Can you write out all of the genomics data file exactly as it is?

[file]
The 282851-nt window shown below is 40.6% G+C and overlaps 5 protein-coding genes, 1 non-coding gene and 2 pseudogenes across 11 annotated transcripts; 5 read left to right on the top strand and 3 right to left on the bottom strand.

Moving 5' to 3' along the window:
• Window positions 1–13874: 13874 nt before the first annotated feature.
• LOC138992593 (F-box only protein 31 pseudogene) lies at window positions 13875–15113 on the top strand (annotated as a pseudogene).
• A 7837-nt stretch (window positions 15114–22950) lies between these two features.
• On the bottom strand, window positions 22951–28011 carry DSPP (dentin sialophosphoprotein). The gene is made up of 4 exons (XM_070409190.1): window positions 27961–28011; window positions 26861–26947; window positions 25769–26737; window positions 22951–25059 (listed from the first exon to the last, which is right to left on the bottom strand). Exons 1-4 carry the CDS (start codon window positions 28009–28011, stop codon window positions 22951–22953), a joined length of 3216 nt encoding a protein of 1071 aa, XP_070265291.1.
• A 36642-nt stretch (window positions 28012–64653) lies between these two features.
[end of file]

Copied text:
The 282851-nt window shown below is 40.6% G+C and overlaps 5 protein-coding genes, 1 non-coding gene and 2 pseudogenes across 11 annotated transcripts; 5 read left to right on the top strand and 3 right to left on the bottom strand.

Moving 5' to 3' along the window:
• Window positions 1–13874: 13874 nt before the first annotated feature.
• LOC138992593 (F-box only protein 31 pseudogene) lies at window positions 13875–15113 on the top strand (annotated as a pseudogene).
• A 7837-nt stretch (window positions 15114–22950) lies between these two features.
• On the bottom strand, window positions 22951–28011 carry DSPP (dentin sialophosphoprotein). The gene is made up of 4 exons (XM_070409190.1): window positions 27961–28011; window positions 26861–26947; window positions 25769–26737; window positions 22951–25059 (listed from the first exon to the last, which is right to left on the bottom strand). Exons 1-4 carry the CDS (start codon window positions 28009–28011, stop codon window positions 22951–22953), a joined length of 3216 nt encoding a protein of 1071 aa, XP_070265291.1.
• A 36642-nt stretch (window positions 28012–64653) lies between these two features.